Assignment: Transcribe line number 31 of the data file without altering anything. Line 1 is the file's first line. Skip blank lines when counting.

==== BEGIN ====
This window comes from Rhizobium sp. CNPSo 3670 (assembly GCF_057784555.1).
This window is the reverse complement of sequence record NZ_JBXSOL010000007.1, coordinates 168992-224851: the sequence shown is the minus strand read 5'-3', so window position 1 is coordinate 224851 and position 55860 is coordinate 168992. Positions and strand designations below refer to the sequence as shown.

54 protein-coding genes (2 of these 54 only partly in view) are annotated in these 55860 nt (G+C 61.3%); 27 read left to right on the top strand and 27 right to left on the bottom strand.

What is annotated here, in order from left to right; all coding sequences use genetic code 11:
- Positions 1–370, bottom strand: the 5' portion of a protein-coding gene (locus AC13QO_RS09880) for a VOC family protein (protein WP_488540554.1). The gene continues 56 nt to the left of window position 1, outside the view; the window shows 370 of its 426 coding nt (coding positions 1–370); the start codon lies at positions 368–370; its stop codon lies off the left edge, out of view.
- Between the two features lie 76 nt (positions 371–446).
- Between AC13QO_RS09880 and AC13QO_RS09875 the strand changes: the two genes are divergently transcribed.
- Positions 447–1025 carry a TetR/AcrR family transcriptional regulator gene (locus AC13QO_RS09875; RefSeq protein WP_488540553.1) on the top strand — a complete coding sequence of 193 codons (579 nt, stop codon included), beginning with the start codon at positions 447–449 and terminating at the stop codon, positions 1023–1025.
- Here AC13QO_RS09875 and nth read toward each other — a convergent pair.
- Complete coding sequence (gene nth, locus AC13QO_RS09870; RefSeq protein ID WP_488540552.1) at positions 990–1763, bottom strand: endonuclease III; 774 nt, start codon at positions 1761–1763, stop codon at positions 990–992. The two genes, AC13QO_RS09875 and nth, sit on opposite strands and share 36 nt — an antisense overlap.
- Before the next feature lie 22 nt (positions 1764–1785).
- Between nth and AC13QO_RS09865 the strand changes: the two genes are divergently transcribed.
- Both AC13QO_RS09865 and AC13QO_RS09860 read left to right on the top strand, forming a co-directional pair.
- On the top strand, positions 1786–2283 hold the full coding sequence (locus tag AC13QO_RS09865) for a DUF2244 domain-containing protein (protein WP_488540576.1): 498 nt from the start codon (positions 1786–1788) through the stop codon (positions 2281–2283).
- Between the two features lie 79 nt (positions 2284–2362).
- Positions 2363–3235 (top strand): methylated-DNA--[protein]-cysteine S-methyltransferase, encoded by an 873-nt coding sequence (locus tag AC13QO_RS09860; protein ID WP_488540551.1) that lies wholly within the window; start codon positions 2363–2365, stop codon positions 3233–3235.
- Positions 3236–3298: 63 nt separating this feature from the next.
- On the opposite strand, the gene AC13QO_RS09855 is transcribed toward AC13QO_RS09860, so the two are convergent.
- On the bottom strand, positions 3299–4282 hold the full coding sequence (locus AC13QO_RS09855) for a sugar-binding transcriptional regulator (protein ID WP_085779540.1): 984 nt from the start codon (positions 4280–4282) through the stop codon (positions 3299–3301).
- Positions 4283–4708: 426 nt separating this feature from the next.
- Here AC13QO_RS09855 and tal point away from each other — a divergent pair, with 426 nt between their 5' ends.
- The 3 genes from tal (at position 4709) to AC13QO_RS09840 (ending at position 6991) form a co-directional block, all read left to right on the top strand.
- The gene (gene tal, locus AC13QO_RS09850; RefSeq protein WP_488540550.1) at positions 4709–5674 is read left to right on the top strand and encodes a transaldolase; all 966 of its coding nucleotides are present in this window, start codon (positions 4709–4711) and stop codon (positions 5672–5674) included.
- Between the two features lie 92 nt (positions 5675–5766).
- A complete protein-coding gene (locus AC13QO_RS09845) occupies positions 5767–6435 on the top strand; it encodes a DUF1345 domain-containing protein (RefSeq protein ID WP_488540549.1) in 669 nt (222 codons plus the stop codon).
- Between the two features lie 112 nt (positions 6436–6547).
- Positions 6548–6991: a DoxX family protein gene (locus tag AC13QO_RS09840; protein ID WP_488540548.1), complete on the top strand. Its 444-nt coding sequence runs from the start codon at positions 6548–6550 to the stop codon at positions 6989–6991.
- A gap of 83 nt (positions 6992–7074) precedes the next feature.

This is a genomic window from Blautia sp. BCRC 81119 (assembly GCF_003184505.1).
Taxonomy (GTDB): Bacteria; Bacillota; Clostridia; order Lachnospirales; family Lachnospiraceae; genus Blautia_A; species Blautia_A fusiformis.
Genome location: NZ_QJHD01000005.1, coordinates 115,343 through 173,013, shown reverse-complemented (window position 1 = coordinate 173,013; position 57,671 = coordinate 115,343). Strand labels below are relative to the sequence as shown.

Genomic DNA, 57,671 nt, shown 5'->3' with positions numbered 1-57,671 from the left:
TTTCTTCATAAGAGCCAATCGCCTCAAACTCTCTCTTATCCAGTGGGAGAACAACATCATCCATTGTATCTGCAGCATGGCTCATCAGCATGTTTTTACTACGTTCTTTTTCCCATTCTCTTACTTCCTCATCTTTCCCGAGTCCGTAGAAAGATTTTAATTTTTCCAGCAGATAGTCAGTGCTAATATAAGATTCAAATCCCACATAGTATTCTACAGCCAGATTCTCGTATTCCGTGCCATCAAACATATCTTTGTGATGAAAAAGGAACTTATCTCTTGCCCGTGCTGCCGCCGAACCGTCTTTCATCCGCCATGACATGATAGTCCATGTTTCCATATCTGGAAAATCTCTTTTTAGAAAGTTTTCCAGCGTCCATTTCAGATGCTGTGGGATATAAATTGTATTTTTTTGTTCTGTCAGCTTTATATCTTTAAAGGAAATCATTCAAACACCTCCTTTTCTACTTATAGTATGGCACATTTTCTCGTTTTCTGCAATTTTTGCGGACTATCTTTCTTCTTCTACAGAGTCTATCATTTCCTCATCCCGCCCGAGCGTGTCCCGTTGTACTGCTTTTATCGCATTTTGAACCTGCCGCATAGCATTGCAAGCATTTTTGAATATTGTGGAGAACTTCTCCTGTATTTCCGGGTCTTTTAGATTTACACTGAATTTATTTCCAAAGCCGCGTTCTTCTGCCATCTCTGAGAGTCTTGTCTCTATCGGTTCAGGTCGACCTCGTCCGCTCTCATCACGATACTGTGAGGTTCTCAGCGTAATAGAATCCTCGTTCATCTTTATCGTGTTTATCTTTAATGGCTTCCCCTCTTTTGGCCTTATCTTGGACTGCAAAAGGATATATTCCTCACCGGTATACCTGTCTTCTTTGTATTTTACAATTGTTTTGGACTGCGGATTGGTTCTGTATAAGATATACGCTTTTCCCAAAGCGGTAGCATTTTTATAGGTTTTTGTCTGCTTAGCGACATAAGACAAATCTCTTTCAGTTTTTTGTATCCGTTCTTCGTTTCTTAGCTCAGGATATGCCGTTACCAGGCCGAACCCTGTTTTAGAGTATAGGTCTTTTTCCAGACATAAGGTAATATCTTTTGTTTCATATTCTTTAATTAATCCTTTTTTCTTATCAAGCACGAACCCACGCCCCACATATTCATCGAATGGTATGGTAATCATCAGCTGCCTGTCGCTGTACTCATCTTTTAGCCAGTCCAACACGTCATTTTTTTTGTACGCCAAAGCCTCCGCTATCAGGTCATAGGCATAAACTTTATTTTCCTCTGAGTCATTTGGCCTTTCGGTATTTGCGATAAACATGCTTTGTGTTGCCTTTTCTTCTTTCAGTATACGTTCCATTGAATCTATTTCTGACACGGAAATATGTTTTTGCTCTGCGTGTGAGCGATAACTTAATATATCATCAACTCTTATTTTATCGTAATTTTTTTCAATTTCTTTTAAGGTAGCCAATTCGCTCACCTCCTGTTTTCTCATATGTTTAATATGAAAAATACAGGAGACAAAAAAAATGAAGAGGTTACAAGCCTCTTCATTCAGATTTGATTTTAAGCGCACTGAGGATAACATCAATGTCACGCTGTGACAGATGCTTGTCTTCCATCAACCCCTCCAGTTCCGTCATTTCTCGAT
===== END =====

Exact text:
Genome location: NZ_QJHD01000005.1, coordinates 115,343 through 173,013, shown reverse-complemented (window position 1 = coordinate 173,013; position 57,671 = coordinate 115,343). Strand labels below are relative to the sequence as shown.